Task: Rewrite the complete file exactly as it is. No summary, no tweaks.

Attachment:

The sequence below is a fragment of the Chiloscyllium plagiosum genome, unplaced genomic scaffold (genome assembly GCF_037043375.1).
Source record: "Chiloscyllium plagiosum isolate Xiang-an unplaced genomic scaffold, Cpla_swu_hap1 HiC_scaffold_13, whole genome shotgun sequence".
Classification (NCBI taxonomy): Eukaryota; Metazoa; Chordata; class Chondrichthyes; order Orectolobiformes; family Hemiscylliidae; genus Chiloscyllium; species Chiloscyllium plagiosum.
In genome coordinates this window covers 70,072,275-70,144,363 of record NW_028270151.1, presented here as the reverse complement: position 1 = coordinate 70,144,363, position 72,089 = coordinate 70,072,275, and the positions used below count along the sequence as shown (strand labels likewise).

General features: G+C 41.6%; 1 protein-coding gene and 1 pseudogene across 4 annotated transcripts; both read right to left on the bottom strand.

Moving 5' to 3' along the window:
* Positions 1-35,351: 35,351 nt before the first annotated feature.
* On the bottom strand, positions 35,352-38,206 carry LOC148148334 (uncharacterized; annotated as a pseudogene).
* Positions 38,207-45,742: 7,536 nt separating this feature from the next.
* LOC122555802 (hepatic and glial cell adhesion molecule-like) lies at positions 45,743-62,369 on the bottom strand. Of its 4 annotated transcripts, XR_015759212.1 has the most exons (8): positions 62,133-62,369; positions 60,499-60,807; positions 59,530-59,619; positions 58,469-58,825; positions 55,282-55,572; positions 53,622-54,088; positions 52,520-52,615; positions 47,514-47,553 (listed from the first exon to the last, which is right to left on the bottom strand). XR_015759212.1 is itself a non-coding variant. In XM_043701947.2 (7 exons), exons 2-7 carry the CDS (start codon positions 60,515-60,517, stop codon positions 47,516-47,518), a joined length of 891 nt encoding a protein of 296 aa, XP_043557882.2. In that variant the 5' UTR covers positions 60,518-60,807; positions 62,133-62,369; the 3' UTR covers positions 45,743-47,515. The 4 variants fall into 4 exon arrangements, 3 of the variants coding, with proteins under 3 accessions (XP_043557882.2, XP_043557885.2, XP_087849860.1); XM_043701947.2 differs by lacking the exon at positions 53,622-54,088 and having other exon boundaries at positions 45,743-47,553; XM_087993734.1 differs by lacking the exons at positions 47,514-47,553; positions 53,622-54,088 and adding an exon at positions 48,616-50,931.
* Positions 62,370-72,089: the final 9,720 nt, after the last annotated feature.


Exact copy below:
The sequence below is a fragment of the Chiloscyllium plagiosum genome, unplaced genomic scaffold (genome assembly GCF_037043375.1).
Source record: "Chiloscyllium plagiosum isolate Xiang-an unplaced genomic scaffold, Cpla_swu_hap1 HiC_scaffold_13, whole genome shotgun sequence".
Classification (NCBI taxonomy): Eukaryota; Metazoa; Chordata; class Chondrichthyes; order Orectolobiformes; family Hemiscylliidae; genus Chiloscyllium; species Chiloscyllium plagiosum.
In genome coordinates this window covers 70,072,275-70,144,363 of record NW_028270151.1, presented here as the reverse complement: position 1 = coordinate 70,144,363, position 72,089 = coordinate 70,072,275, and the positions used below count along the sequence as shown (strand labels likewise).

General features: G+C 41.6%; 1 protein-coding gene and 1 pseudogene across 4 annotated transcripts; both read right to left on the bottom strand.

Moving 5' to 3' along the window:
* Positions 1-35,351: 35,351 nt before the first annotated feature.
* On the bottom strand, positions 35,352-38,206 carry LOC148148334 (uncharacterized; annotated as a pseudogene).
* Positions 38,207-45,742: 7,536 nt separating this feature from the next.
* LOC122555802 (hepatic and glial cell adhesion molecule-like) lies at positions 45,743-62,369 on the bottom strand. Of its 4 annotated transcripts, XR_015759212.1 has the most exons (8): positions 62,133-62,369; positions 60,499-60,807; positions 59,530-59,619; positions 58,469-58,825; positions 55,282-55,572; positions 53,622-54,088; positions 52,520-52,615; positions 47,514-47,553 (listed from the first exon to the last, which is right to left on the bottom strand). XR_015759212.1 is itself a non-coding variant. In XM_043701947.2 (7 exons), exons 2-7 carry the CDS (start codon positions 60,515-60,517, stop codon positions 47,516-47,518), a joined length of 891 nt encoding a protein of 296 aa, XP_043557882.2. In that variant the 5' UTR covers positions 60,518-60,807; positions 62,133-62,369; the 3' UTR covers positions 45,743-47,515. The 4 variants fall into 4 exon arrangements, 3 of the variants coding, with proteins under 3 accessions (XP_043557882.2, XP_043557885.2, XP_087849860.1); XM_043701947.2 differs by lacking the exon at positions 53,622-54,088 and having other exon boundaries at positions 45,743-47,553; XM_087993734.1 differs by lacking the exons at positions 47,514-47,553; positions 53,622-54,088 and adding an exon at positions 48,616-50,931.
* Positions 62,370-72,089: the final 9,720 nt, after the last annotated feature.